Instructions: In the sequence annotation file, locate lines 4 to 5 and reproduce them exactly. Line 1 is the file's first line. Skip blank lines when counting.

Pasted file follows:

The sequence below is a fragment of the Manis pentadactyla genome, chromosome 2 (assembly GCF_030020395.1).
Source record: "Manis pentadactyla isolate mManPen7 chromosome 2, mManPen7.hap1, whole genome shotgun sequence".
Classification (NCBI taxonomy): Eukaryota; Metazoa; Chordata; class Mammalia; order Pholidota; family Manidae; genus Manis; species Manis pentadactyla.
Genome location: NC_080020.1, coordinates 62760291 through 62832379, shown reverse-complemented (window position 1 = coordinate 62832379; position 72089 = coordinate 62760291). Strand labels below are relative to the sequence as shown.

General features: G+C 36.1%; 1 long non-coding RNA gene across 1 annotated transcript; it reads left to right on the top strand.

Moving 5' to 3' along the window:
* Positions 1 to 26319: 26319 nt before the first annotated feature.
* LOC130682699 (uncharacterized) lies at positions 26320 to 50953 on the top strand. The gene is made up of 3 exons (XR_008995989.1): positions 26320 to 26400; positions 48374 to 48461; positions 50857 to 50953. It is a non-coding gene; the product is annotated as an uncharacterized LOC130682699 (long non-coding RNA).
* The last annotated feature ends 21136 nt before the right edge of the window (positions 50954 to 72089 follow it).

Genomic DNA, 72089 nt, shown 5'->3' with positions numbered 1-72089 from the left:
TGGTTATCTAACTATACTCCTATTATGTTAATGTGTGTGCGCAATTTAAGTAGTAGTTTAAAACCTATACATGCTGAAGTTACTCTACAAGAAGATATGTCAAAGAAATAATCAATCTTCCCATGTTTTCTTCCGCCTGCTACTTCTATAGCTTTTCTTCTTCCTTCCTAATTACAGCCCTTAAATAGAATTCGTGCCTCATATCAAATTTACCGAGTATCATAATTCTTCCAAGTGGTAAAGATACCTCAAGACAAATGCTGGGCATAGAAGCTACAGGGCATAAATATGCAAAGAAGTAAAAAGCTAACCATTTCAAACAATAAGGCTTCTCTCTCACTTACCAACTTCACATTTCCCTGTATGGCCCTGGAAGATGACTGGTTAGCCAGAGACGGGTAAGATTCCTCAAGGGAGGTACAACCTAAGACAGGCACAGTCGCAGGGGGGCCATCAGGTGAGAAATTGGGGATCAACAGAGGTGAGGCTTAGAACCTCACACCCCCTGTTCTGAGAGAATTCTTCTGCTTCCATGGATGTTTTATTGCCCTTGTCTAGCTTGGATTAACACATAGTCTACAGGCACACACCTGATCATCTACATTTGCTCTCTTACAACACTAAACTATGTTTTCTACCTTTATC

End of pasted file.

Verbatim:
Genome location: NC_080020.1, coordinates 62760291 through 62832379, shown reverse-complemented (window position 1 = coordinate 62832379; position 72089 = coordinate 62760291). Strand labels below are relative to the sequence as shown.

General features: G+C 36.1%; 1 long non-coding RNA gene across 1 annotated transcript; it reads left to right on the top strand.